Sitting in the makeup chair, Nixon offhandedly mentioned to Ailes how silly it felt to try to reach voters by appearing on an afternoon talk show like this one instead of a news show like Meet the Press. The Mike Douglas Show was targeted at housewives and usually populated by B-list show biz celebrities. In response, Ailes instantly rattled off a list of every bad move Nixon had ever made on TV. It was a long list. Ailes was a teenager when he had seen some of these things. This was not the way people talked to former vice president Richard Milhous Nixon. There was none of the deference Nixon had been accustomed to for decades. And he loved it.
On the spot, Nixon made Ailes an offer he couldn’t refuse: instead of trying to make Mike Douglas America’s biggest afternoon TV star, make Richard Nixon America’s next president.
With Ailes on the media team, the Nixon campaign was ready to make the move from being the worst TV campaign to the best. “Just tell me what to do and I’ll do it,” Nixon told his media team. “We’re going to build this whole campaign around television.”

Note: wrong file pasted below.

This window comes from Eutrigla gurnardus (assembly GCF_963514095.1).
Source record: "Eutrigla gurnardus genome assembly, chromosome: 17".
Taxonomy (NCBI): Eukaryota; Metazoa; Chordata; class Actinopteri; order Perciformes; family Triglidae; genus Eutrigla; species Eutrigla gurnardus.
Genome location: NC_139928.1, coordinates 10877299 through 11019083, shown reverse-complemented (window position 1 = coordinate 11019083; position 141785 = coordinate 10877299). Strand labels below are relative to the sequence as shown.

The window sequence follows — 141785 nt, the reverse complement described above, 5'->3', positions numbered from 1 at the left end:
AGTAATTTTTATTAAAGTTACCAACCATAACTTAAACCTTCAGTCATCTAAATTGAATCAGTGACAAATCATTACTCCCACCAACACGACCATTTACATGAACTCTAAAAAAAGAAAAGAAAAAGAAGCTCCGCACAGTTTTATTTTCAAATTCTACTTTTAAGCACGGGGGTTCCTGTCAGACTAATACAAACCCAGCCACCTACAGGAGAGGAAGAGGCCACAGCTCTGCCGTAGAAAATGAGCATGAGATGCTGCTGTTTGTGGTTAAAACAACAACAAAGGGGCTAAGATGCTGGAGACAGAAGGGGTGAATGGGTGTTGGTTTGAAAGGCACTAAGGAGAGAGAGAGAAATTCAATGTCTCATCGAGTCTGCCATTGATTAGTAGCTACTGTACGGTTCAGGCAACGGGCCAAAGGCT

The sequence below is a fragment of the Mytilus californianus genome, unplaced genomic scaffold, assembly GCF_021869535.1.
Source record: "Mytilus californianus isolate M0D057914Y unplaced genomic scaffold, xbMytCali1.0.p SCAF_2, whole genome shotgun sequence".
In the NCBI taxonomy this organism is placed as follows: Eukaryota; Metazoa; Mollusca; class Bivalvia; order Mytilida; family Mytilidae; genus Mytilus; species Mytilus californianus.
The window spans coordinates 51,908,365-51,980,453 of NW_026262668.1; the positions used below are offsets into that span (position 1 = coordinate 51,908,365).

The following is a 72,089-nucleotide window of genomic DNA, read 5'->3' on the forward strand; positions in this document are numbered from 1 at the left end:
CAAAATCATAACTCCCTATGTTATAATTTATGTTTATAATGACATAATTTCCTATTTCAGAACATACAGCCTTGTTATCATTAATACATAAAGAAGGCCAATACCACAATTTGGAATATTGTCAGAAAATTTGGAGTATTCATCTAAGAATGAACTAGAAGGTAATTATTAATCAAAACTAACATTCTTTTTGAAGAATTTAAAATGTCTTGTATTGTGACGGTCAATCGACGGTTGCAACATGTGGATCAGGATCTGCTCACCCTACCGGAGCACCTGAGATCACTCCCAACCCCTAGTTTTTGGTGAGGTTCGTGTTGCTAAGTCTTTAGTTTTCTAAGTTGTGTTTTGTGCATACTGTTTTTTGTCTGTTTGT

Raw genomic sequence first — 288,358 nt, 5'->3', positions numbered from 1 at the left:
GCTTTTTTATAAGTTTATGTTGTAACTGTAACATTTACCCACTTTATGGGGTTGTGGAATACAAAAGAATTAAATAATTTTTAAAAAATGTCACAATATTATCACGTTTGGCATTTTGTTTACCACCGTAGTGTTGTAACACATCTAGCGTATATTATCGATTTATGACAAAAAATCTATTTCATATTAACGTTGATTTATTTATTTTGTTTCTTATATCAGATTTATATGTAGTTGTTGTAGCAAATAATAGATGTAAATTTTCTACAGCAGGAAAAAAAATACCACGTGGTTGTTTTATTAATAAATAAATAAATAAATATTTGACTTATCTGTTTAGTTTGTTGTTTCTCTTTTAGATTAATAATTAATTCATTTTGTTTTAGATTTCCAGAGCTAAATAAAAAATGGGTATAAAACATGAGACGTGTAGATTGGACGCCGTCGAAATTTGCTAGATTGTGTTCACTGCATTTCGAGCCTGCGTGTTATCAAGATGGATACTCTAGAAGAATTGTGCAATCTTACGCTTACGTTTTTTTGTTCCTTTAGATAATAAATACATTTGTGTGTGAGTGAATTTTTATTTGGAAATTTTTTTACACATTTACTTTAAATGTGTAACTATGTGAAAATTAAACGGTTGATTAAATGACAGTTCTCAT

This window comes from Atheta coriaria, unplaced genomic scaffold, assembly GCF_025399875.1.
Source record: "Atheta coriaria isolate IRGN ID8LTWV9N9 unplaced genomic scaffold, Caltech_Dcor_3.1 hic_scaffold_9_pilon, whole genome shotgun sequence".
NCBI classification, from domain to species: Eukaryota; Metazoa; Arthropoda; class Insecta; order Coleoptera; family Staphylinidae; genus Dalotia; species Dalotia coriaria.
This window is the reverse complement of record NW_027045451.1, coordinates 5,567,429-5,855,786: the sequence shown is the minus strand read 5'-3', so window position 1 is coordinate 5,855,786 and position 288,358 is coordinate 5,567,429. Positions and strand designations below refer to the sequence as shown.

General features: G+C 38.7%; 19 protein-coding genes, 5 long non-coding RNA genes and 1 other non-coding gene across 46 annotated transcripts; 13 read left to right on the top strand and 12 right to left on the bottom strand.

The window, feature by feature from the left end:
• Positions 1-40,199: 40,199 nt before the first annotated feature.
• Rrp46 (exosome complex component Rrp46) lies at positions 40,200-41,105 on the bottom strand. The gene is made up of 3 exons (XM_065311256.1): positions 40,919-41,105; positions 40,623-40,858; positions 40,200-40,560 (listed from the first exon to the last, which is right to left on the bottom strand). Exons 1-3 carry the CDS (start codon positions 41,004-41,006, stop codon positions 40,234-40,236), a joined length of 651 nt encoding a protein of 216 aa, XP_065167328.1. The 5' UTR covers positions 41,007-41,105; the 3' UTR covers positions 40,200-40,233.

Roger Ailes’s career in Republican politics, which included every day he ran Fox News, turned out to be longer than Richard Nixon’s. Ailes became more influential in Republican politics than Nixon ever was. We have reason to wonder who would be president today if Richard Nixon had not provoked Roger Ailes in The Mike Douglas Show makeup room. Such are the seeds that were planted in American politics in the 1968 presidential campaign
“Run, Bobby, Run!”
Bobby was a natural on television. In 1967, he was the only potential presidential candidate who could charm a TV audience just by being himself. All he needed was his smile. Bobby was the Elvis of American politics—the only politician who didn’t need a last name to identify him. But his last name was everything.
It was Bobby Kennedy’s last name that made every potential candidate fear him. As the field of candidates began to take shape in 1967, every campaign calculation depended on Bobby even when he showed no signs of wanting to run, even when he told people he wasn’t going to run.